In 1784, five years before he became president of the United States, George Washington, 52, was nearly toothless. So he hired a dentist to transplant nine teeth into his jaw–having extracted them from the mouths of his slaves.
That’s a far different image from the cherry-tree-chopping George most people remember from their history books. But recently, many historians have begun to focus on the role slavery played in the lives of the founding generation. They have been spurred in part by DNA evidence made available in 1998, which almost certainly proved Thomas Jefferson had fathered at least one child with his slave Sally Hemings. And only over the past 30 years have scholars examined history from the bottom up. Works by Gore Vidal, Henry Wiencek, and Garry Wills reveal the moral compromises made by the nation’s early leaders and the fragile nature of the country’s infancy. More significant, they argue that many of the Founding Fathers knew slavery was wrong–and yet most did little to fight it.
More than anything, the historians say, the founders were hampered by the culture of their time. While Washington and Jefferson privately expressed distaste for slavery (Jefferson once called it an “execrable commerce”), they also understood that it was part of the political and economic bedrock of the country they helped to create.
For one thing, the South could not afford to part with its slaves. Owning slaves was “like having a large bank account,” says Wiencek, author of An Imperfect God: George Washington, His Slaves, and the Creation of America. The southern states would not have signed the Constitution without protections for the “peculiar institution,” including a clause that counted a slave as three fifths of a man for purposes of congressional representation.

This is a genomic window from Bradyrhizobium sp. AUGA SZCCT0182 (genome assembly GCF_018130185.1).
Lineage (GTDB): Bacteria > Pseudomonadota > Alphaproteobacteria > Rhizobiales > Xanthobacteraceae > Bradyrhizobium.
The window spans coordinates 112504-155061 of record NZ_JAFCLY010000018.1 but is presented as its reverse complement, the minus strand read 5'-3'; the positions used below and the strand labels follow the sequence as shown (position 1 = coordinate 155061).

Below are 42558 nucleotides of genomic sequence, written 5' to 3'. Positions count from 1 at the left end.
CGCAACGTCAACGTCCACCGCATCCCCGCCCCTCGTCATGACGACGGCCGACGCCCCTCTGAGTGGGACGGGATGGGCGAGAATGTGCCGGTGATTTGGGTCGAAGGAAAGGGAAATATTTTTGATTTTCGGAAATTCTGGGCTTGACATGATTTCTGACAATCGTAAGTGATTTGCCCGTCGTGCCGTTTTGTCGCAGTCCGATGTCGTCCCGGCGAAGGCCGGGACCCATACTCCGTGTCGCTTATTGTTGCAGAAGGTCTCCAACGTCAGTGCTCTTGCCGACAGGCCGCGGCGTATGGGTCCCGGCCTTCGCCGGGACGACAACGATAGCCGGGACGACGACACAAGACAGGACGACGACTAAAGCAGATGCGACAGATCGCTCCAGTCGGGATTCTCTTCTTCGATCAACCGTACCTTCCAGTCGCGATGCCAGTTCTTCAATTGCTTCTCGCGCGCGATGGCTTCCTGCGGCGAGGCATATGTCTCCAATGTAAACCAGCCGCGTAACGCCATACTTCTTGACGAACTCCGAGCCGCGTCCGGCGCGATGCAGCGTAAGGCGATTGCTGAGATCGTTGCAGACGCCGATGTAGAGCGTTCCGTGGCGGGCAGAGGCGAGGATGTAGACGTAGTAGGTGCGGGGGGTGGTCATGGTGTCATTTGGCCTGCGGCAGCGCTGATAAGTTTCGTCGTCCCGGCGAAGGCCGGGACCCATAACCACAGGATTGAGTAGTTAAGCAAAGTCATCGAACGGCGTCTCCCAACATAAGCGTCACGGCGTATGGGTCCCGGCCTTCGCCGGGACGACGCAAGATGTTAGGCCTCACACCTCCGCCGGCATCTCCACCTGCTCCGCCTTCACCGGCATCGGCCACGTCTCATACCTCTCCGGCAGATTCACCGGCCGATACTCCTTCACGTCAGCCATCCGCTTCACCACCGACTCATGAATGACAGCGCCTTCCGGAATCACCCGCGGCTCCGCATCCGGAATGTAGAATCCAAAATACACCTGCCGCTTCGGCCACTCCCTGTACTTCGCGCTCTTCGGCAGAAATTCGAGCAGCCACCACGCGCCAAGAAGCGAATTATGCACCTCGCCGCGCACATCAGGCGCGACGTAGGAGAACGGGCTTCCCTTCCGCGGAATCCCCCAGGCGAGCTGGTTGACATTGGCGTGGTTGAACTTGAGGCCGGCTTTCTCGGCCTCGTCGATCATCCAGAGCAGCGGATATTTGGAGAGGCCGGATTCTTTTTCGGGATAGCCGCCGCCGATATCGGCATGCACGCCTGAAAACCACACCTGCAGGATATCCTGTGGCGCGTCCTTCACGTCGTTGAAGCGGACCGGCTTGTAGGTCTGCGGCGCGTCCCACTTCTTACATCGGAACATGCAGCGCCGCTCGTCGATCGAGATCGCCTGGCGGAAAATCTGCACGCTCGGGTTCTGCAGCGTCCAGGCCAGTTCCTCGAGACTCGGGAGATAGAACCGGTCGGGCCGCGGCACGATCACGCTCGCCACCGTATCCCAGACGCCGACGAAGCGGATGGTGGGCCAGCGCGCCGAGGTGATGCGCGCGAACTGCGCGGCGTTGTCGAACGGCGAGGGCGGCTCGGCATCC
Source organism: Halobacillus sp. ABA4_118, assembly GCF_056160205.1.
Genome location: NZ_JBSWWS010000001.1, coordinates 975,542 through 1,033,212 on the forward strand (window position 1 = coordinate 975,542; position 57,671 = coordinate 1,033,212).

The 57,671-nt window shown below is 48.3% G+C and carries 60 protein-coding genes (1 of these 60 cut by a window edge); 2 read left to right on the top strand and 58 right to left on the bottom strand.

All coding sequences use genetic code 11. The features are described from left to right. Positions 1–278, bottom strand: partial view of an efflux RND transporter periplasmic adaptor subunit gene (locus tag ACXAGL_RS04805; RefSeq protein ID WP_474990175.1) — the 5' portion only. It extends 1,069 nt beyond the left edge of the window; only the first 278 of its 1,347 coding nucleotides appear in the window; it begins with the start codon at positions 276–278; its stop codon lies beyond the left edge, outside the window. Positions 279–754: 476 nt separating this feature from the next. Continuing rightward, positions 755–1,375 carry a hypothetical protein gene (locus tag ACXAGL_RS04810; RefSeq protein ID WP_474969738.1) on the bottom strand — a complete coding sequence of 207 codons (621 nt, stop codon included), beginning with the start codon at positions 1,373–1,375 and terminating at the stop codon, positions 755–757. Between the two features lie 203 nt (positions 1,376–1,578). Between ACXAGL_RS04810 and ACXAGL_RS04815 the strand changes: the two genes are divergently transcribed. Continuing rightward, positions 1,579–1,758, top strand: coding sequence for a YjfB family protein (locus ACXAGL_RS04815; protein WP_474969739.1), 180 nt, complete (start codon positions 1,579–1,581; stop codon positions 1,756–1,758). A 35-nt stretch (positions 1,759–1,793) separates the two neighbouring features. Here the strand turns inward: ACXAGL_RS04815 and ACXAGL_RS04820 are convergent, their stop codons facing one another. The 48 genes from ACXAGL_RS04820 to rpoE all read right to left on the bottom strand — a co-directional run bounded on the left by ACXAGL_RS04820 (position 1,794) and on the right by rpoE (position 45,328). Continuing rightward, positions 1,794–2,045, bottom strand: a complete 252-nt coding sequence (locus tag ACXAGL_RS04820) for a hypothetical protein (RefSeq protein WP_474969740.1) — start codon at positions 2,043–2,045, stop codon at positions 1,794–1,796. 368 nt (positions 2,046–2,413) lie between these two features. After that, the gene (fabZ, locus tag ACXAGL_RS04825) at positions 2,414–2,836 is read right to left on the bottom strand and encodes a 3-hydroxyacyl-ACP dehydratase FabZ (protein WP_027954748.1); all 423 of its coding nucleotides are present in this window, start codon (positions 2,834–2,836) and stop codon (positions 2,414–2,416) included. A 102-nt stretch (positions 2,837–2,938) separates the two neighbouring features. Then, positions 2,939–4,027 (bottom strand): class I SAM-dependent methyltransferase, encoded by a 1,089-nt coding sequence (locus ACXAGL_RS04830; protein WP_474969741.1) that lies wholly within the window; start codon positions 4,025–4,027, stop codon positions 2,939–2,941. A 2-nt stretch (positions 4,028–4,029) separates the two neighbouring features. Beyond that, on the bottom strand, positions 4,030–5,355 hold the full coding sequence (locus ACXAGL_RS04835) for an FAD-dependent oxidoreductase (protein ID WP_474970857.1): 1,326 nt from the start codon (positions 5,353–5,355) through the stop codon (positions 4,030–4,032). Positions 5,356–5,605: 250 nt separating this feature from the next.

And the statesmen’s political lives depended on slavery. The three-fifths formula handed Jefferson his narrow victory in the presidential election of 1800 by inflating the votes of the southern states in the Electoral College. Once in office, Jefferson extended slavery with the Louisiana Purchase in 1803; the new land was carved into 13 states, including three slave states.
Still, Jefferson freed Hemings’s children–though not Hemings herself or his approximately 150 other slaves. Washington, who had begun to believe that all men were created equal after observing the valor of black soldiers during the Revolutionary War, overcame the strong opposition of his relatives to grant his slaves their freedom in his will. Only a decade earlier, such an act would have required legislative approval in Virginia. He suspected the country would eventually come to its moral senses and find the notion of owning other human beings repugnant, says Joseph Ellis, author of the bestselling Founding Brothers. “He knew his legacy depended on it. He knew that we were watching.”
Yet how should we view other framers of independence such as signer of the Declaration of Independence Richard Henry Lee and Patrick Henry, who traded and whipped their slaves? Or James Monroe, who, as governor of Virginia in 1800, after rushed trials, executed nearly 30 slaves after an attempted revolt? For some historians, such actions cloud their legacy. “The other founders resisted emancipation, not because it was a mad scheme but because they did not want to relinquish the wealth which slave sales poured into their coffers,” says Wiencek.
Other scholars believe the Founding Fathers can best be seen squarely within their time. “To contextualize is not to excuse,” says Rutgers University historian Jan Lewis. “It’s to show the complexity.” Understanding the early leaders’ severe lapse in judgment over slavery, say Lewis and other historians, makes their ability to found a new and democratic nation all the more incredible.